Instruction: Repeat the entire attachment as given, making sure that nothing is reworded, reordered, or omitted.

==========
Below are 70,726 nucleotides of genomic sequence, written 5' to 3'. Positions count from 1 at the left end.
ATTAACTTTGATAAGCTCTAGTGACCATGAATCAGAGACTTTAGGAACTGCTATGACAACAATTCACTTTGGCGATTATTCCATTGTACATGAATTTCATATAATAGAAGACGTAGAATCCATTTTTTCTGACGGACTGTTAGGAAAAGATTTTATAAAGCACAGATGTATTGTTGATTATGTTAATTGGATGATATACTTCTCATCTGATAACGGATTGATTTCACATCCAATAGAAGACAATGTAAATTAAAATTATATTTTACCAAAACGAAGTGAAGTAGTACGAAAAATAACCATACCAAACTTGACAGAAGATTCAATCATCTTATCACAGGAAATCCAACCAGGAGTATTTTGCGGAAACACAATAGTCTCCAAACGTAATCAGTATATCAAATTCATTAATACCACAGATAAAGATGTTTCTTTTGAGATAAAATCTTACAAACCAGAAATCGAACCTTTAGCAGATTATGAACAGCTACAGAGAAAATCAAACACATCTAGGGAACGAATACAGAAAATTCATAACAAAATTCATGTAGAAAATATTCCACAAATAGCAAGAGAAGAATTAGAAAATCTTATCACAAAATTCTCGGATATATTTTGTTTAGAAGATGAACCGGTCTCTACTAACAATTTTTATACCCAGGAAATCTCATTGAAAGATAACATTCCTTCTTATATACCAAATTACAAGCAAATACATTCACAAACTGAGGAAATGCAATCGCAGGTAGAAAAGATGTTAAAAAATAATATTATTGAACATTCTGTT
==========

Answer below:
Below are 70,726 nucleotides of genomic sequence, written 5' to 3'. Positions count from 1 at the left end.
ATTAACTTTGATAAGCTCTAGTGACCATGAATCAGAGACTTTAGGAACTGCTATGACAACAATTCACTTTGGCGATTATTCCATTGTACATGAATTTCATATAATAGAAGACGTAGAATCCATTTTTTCTGACGGACTGTTAGGAAAAGATTTTATAAAGCACAGATGTATTGTTGATTATGTTAATTGGATGATATACTTCTCATCTGATAACGGATTGATTTCACATCCAATAGAAGACAATGTAAATTAAAATTATATTTTACCAAAACGAAGTGAAGTAGTACGAAAAATAACCATACCAAACTTGACAGAAGATTCAATCATCTTATCACAGGAAATCCAACCAGGAGTATTTTGCGGAAACACAATAGTCTCCAAACGTAATCAGTATATCAAATTCATTAATACCACAGATAAAGATGTTTCTTTTGAGATAAAATCTTACAAACCAGAAATCGAACCTTTAGCAGATTATGAACAGCTACAGAGAAAATCAAACACATCTAGGGAACGAATACAGAAAATTCATAACAAAATTCATGTAGAAAATATTCCACAAATAGCAAGAGAAGAATTAGAAAATCTTATCACAAAATTCTCGGATATATTTTGTTTAGAAGATGAACCGGTCTCTACTAACAATTTTTATACCCAGGAAATCTCATTGAAAGATAACATTCCTTCTTATATACCAAATTACAAGCAAATACATTCACAAACTGAGGAAATGCAATCGCAGGTAGAAAAGATGTTAAAAAATAATATTATTGAACATTCTGTT